A special thanks also goes out to Drew Snider who connected me with Cam Telford at TransLink who walked me through what the new GPS bus tracking system will and will not do for customers like myself. [Full disclosure of my conflict of interest...I'm a regular transit user.]

The actual staff report outlining costs and scope of the project have yet to be made public, but you can expect the system won't be cheap. If you’re like me and think it’s a good investment, take a minute to let your TransLink directors know you support it. You can reach them via email at board@translink.ca. Or send a tweet to @translink stating “I support NextBus like technology as a way of improving customer service. Pls support it”. If enough of us reach out to the politicians and board directors, we stand a chance of getting this approved.

- Post by Daniel

25 Comments

Apologies, if I'm unenlightened, but the major capital expense of this program was the installation of the infrastructure across the system (GPS, updated wireless data transmission lines, etc.). Opening up this data to the public, in one form or another, should be pennies in comparison to the cost of all that hardware.

Paul, I tried to find out how much this was all going to cost but TransLink was unable to tell me prior to the staff report being made public.

I agree that a significant portion of the cost is already built into the GPS equipment, but unsure what the operational side of this will be. I guess we'll all have to stay tuned.

Hydro just did a native app to offer power outage info. Check with them.

We are way behind other cities in this area...translink should not delay in getting this tech in the hands of consumers. Hopefully city wide traffic monitoring is next so that we can see delays in routes and help reduce cars idling in traffic.

Paying with your cell phone and purchasing monthly passes via your cell phone should be next for translink...anything to make transit use quick, easy and hassle free will get more riders onboard

Actually, Mike, it seems to be the media and sites like yours that seem to be fixated on bicycles or at least manufacturing controversy around them. For example, the left turn bays on Knight Street cost more than the separated bike lanes downtown but nary a peep from you or anyone else regarding them.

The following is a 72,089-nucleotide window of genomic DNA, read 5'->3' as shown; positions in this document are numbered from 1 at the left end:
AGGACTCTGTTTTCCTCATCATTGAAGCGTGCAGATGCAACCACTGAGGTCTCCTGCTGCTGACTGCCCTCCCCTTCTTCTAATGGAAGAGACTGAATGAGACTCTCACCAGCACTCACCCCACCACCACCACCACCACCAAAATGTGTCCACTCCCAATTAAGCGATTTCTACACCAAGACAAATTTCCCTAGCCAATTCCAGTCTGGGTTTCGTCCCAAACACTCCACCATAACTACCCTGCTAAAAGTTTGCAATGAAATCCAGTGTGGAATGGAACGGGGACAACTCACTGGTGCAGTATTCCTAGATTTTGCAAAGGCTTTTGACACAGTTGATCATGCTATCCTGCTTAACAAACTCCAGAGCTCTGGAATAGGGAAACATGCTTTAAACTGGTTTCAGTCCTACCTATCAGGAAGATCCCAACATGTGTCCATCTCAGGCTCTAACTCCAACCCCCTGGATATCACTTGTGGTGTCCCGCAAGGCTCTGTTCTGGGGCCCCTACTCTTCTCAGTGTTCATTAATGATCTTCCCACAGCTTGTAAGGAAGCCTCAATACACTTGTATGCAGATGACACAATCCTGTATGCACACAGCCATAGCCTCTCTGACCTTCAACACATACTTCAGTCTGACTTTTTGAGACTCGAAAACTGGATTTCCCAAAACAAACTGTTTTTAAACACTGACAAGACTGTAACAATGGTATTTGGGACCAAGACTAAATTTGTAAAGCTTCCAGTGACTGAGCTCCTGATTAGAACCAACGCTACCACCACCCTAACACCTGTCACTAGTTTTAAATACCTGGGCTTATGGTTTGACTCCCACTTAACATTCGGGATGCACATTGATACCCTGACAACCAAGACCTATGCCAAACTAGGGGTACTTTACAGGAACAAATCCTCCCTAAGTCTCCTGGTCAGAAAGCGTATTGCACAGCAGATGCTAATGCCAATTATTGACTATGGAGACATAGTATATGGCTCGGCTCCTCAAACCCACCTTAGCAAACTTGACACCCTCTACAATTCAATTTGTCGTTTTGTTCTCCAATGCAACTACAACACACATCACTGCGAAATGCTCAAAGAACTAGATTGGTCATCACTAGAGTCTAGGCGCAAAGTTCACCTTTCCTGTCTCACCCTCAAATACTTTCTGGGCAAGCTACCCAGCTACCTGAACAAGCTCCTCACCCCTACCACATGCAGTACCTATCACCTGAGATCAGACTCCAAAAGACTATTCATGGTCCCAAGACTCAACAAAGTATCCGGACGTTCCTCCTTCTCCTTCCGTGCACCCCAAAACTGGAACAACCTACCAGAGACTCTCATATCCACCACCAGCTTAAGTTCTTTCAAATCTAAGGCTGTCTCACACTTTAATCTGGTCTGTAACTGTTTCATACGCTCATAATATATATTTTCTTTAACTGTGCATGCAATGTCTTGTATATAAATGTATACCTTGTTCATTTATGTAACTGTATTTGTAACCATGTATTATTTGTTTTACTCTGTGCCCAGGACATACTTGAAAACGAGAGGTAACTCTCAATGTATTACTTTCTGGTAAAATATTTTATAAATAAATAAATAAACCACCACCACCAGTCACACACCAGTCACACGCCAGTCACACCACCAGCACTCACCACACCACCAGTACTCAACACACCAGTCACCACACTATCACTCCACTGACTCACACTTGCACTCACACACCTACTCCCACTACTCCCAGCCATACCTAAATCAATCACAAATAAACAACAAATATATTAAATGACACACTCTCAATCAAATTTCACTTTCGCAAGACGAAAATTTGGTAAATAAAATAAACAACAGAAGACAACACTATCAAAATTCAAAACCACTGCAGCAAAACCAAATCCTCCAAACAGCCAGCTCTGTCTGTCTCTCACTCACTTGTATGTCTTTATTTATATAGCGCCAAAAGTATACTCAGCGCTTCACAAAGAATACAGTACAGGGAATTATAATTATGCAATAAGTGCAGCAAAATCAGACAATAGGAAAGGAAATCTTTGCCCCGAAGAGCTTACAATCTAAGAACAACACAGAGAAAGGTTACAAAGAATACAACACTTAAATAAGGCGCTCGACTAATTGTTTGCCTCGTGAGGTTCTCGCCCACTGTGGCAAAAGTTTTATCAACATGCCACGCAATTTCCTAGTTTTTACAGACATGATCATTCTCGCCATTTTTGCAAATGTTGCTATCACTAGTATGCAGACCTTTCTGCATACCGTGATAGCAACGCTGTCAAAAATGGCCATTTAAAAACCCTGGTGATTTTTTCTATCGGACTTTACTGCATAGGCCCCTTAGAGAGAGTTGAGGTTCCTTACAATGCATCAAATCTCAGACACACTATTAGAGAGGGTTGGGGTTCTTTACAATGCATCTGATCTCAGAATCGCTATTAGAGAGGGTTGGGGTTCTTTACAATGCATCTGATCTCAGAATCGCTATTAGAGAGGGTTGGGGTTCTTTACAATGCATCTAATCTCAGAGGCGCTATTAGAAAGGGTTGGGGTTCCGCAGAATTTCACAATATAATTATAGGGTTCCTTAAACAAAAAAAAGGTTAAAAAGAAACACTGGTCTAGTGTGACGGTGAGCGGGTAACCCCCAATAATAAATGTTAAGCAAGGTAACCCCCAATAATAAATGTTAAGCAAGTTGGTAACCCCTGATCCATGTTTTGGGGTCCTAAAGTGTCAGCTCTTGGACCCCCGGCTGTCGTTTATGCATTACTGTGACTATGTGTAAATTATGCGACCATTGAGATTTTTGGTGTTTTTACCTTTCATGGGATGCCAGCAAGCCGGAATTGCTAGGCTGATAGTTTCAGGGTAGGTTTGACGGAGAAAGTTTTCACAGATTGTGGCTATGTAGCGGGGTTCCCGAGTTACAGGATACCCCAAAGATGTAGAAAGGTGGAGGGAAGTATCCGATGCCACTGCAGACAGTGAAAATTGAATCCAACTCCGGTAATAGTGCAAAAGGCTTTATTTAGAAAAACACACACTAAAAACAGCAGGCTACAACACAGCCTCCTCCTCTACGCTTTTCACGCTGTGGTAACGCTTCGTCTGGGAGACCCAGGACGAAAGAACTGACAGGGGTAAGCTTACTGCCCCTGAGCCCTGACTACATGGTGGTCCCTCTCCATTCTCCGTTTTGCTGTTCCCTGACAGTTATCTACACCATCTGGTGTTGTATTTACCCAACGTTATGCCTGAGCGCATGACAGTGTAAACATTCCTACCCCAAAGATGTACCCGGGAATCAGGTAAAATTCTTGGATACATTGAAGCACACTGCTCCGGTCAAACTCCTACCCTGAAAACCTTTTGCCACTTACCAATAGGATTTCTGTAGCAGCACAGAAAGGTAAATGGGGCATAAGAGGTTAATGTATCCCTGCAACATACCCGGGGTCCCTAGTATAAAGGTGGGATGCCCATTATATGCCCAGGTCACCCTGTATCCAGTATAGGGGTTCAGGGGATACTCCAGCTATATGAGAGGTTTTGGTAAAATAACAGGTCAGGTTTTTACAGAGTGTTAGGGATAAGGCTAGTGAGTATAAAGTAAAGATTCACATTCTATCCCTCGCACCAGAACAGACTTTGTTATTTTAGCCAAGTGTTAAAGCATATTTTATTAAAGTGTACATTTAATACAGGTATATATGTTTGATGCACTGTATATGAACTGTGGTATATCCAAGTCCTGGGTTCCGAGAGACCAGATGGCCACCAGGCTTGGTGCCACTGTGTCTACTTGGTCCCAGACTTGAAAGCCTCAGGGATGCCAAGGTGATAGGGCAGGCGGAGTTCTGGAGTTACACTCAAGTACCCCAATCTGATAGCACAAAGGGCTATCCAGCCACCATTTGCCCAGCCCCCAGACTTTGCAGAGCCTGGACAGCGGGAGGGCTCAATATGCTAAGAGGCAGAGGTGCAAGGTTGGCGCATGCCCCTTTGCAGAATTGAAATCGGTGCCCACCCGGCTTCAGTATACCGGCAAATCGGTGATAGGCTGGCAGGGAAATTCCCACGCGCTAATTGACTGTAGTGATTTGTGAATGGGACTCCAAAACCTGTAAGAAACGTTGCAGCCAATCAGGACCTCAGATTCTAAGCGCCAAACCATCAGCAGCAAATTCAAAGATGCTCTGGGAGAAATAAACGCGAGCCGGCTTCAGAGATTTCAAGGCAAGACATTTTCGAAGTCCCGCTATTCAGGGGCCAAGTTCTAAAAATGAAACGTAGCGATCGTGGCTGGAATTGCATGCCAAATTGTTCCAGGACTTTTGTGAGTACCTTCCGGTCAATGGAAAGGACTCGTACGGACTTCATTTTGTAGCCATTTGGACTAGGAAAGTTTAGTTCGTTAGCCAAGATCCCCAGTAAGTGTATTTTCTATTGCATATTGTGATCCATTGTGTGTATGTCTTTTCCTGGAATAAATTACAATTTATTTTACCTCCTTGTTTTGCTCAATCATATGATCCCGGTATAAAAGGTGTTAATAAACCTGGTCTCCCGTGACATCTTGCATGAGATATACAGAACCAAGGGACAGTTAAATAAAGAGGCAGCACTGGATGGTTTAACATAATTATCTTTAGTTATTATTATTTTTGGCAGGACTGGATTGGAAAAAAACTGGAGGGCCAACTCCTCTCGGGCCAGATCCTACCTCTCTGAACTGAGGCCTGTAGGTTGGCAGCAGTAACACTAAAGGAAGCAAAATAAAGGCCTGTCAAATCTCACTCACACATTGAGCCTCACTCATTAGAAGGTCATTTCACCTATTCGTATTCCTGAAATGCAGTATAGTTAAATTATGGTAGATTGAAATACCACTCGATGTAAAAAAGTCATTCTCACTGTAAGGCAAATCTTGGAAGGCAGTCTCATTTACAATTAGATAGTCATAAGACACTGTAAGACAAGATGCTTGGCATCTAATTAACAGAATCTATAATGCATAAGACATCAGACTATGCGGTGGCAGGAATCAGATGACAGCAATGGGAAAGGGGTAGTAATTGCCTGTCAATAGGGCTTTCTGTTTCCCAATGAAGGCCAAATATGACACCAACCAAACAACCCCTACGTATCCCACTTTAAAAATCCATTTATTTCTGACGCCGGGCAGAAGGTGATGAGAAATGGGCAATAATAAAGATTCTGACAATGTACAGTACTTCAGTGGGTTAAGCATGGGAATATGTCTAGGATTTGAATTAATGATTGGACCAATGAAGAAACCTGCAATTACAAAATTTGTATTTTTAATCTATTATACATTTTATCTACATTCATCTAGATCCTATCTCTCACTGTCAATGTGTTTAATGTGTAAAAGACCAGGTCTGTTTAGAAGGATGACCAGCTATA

Transit improvements have been held up while your buddies in the provincial government try and decide how to let TransLink fund them. I suggest you focus your efforts there to get badly needed transit improvements moving forward.

Jason you make a very good point. If I can board a plane using my smart phone, why can't I board a bus? It would be so convenient to buy bus tickets online and use them via my iPhone. What a cool concept!

I love that a post about translink (and a good idea) starts with a completely unrelated comment on cycling. Biased much?

Er, I didn't write this post?

383 comments on Frances Bula's site (which is decidedly pro Vision) in the past week. Sure Richard. It's ONLY citycaucus still talking about the lanes.

Great article by the way Daniel. Can't wait to see if they take up the system. Better informed transit users are more efficient transit users.

boohoo, with all due respect.

The fact that Vision have all but ignored pedestrians and transit users during their term...and used up tonnes of political capital on separated bike lanes is not relevant to this story? Try again my friend.

But glad we agree NextBus is a good initiative.

Daniel,

It's just interesting that you have a post regarding translink and technologies related to bus service and you start the entire thing by taking a pot shot at Vancouver and cycling.

You could delete the first two paragraphs of your post and it would serve the purpose without the needless digs at Vision.